The Working Artist’s Studio
The working artist’s studio… glamorous, it is not. The real beauty is not the space — but what it contains.
Over the last ten years, we have had the pleasure of visiting with several of our artists in their studios across the US. We often have this “grand notion” about an artist studio being a vast space with exceptional light, modern furniture, and ample storage. Cue the music and lighting, as Hollywood loves to glamorize this as well. In truth, the reality is very different: many of our artists work in quite small spaces with very few luxuries. Sometimes an artist’s studio is in her own home or an adjacent garage. These simple spaces are a testament to the creative power, diligence, and drive of our artists. Every day they go to work (no matter where that is!) and produce enlightening, engaging, beautiful work.
Below, enjoy the inspiration of few real studio shots from our working artists.
Although she has since relocated to another space, this studio photo of Maura Allen offers a glimpse into her technique(as seen above). Her silkscreens lean one against the other with Golden paints stacked and lining her shelves. Every inch of this studio space was utilized, while still maintaining corners of inspiration and whimsy. Torn magazine photos, small sculptures and momento tokens hung from the walls. And overhead lighting and tall ceilings were a highlight of this bright space.
Shawna Moore, based Montana when she’s not surfing in Costa Rica, recently relocated studios to a warehouse space. With tall white walls and a garage entrance, this studio is an industrial step up for Moore. It is quite a contrast from her previous space, a small square house near the railway station of her town. The old studio had a quaint garden (which we sampled when I visited in 2015), a separate office, and a Victorian exterior. But this space did not allow for the artist to create works as large as she wished to. The move has allowed Moore to grow in her practice in scale and vision. And the new space has ample storage room — always a plus.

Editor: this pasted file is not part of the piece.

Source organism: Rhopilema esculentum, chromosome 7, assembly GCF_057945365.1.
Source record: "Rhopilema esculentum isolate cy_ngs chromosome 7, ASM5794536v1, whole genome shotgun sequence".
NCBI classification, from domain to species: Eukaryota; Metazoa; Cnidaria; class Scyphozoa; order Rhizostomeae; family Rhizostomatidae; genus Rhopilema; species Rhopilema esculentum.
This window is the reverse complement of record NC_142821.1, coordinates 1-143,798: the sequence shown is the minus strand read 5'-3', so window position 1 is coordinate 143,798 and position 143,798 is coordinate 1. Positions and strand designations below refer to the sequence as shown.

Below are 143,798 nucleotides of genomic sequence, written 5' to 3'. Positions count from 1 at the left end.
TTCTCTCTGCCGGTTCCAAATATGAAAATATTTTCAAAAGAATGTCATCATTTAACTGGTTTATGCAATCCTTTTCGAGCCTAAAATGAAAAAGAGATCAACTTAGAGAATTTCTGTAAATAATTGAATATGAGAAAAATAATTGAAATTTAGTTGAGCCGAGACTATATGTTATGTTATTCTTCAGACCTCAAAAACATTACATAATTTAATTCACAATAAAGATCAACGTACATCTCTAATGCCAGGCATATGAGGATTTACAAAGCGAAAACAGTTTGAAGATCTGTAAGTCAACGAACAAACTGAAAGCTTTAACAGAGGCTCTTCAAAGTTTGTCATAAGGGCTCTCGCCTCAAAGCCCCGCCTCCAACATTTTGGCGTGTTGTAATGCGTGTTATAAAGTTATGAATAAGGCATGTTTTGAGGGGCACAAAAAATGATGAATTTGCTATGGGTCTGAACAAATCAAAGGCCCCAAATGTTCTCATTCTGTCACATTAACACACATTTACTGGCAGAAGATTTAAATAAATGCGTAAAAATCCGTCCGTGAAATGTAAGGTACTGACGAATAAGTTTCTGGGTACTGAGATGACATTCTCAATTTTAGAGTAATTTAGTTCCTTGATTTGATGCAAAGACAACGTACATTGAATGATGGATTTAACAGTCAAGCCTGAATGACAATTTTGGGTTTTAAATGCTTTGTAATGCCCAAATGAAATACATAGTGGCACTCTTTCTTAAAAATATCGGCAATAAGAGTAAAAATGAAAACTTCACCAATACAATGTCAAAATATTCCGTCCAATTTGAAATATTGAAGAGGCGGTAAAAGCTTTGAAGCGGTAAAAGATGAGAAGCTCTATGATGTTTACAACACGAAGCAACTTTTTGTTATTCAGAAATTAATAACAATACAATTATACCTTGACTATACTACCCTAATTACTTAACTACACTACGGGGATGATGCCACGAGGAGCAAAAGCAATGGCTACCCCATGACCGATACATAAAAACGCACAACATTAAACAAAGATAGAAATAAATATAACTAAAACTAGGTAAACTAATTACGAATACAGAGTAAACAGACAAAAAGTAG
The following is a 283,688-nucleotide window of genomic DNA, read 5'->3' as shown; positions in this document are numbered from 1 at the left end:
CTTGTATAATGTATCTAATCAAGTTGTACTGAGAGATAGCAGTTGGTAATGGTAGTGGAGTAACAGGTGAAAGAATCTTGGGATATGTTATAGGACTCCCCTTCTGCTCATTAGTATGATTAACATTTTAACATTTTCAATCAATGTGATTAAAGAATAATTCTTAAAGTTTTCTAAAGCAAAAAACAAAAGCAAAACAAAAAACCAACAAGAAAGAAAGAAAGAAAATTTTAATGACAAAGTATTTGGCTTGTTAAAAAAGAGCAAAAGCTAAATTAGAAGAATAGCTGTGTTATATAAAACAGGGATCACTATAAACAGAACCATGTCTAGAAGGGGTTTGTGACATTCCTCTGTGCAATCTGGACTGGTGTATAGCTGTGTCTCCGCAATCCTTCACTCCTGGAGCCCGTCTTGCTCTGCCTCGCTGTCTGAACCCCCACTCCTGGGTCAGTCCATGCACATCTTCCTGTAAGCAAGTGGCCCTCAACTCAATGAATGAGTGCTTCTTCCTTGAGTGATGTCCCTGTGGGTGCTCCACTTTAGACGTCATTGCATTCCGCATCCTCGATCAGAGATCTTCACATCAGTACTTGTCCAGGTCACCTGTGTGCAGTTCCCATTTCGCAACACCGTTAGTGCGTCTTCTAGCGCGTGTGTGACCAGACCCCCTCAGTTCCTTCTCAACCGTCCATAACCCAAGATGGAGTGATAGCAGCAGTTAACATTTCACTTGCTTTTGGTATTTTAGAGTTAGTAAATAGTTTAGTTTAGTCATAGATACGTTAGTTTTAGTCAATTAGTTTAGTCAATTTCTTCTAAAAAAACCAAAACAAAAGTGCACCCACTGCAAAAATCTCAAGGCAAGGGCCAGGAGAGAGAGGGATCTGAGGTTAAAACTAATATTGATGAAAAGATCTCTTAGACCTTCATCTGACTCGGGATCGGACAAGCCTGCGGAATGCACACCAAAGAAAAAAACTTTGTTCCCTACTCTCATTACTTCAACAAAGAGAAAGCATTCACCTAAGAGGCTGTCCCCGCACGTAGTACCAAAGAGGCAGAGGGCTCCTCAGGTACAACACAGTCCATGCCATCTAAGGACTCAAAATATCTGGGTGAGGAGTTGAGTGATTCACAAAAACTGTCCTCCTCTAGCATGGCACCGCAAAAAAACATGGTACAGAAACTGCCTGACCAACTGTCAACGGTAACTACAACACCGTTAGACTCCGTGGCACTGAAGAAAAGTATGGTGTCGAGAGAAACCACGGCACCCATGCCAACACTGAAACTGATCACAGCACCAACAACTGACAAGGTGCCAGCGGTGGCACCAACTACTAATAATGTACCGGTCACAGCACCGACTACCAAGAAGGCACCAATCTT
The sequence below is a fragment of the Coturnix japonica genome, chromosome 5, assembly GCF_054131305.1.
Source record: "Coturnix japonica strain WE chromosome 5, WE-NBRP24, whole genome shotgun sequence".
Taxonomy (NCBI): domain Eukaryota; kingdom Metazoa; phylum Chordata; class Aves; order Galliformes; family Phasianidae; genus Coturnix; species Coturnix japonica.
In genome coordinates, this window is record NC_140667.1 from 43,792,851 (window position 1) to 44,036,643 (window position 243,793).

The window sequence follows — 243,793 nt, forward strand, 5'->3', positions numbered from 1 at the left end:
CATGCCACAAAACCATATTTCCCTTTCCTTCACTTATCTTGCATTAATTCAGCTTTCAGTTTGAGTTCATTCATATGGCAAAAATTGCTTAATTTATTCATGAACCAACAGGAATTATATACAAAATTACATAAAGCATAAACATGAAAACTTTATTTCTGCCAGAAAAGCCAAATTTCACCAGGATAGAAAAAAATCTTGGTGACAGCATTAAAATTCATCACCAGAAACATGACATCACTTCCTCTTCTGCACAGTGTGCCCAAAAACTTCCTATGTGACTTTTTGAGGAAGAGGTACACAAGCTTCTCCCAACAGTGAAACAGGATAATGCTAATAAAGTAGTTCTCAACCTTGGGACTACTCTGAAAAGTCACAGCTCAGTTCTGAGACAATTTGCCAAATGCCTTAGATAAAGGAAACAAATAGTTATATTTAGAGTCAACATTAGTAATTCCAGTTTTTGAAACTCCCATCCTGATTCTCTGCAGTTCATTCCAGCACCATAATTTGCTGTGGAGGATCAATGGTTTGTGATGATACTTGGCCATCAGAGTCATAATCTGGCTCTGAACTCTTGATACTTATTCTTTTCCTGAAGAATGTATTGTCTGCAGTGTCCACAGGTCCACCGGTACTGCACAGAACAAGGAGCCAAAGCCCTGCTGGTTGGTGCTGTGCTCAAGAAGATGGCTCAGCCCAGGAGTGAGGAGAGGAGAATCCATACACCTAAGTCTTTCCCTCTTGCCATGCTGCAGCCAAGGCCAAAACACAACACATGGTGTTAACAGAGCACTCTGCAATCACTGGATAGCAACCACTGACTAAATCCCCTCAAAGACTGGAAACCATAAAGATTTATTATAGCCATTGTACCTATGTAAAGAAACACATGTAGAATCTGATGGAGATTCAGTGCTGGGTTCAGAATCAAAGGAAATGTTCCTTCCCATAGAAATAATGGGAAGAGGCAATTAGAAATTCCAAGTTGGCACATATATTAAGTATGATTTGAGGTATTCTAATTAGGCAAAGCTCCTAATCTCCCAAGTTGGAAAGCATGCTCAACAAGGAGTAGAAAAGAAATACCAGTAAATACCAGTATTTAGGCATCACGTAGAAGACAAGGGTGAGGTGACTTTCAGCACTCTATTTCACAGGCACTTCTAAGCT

Eileen Treasure, on our of fine art consultants, had the pleasure of driving through Matt Flint‘s home town in Wyoming and visiting both his family’s bake shop Lander Bakery and the artist’s studio. We have heard directly from the source for many years from that Flint’s studio space was small. Tiny, really. And the proof comes when the artist must take the his paintings outside the studio (and hang them on his fence!) in order to photograph the entire piece. For an eight-foot long painting, it was the only way to fit it in the frame. This artist’s studio is next door to his home, and has served Flint well for many years. But we are rooting for a new space for him. Funny enough, it was Flint’s idea that sparked this blog, as he suggested an alternate title for a Wall Street Journal article about the iconoclastic homes of artists. Flint’s version of what the honest title should be? “The Cobbled Together Mess That The Working Class Artist Lives In.”
When we met Nina Tichava, the artist had two studio spaces — one in Seattle and one in Santa Fe. Now settled and working in Santa Fe alone, she has chosen a historic adobe studio space down a dirt road in an enclave of other studio spaces. Near Canyon Road, Tichava creates amongst other artists. The space is tight, but you cannot beat the location. One of the most organized artists we have the pleasure of working with, Tichava’s studio is no exception: each material has a place and a reason for being in her space. Nearby, a stream wanders behind the adobe studios. A small bed, a place to rest, hides behind a stack of in-process paintings. We have a feeling she doesn’t rest very often.